As he wrote in a piece for the Guardian, this move proved to be explosive. Overnight, "twenty-three women had written messages to me unsolicited, and nearly a hundred had visited my profile," he wrote. "This was more than three months' worth of attention, concentrated into a single night."

He met his girlfriend, Rosie, as a result of this hack, and now keeps the Yaydating servers running as a kind of service for the dating inept. The boosting feature is free to try, but afterward, it costs $2 for a 24-hour browsing blast.

Sharif Corinaldi created Yaydating, an algorithm that automatically scans profiles on OkCupid in order to optimize users' matches. Apps like his can be especially effective for racial and other minorities that statistics show are disproportionately overlooked on dating sites.

Setting these programs to crawl thousands of profiles is effective and can be especially helpful for those who truly have a harder time making digital connections. Black men and women and Asian men, for example, are the most routinely overlooked groups in online dating. Users are 25 percent less likely to engage by matches and messages with black people in particular, according to OkCupid's Christian Rudder.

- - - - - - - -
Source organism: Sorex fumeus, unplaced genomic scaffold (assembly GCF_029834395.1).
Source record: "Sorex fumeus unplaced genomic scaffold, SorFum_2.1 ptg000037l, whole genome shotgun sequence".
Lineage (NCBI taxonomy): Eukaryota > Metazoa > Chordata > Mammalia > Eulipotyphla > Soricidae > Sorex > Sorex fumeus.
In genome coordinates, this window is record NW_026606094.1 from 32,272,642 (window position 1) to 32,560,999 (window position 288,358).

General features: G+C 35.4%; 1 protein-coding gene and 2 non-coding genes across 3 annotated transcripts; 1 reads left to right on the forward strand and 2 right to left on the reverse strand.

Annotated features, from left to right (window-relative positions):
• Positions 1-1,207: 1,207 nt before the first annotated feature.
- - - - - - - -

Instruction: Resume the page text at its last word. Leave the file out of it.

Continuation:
"It is not an asset to be black on dating sites, and coming to grips with that information is kind of weird and hard," said Corinaldi, who is black. He now lives with Rosie in Brooklyn. "I fought the idea, because I do not want to think about things I can't change as being a disadvantage, but in terms of mainstream appeal, it affects how busy you could be on a Saturday night.

"Self-esteem stuff happens when you think of your own race or things you can't change as dating liabilities," he said. "So it is great to have this system where you can still find the folks that are interested in you."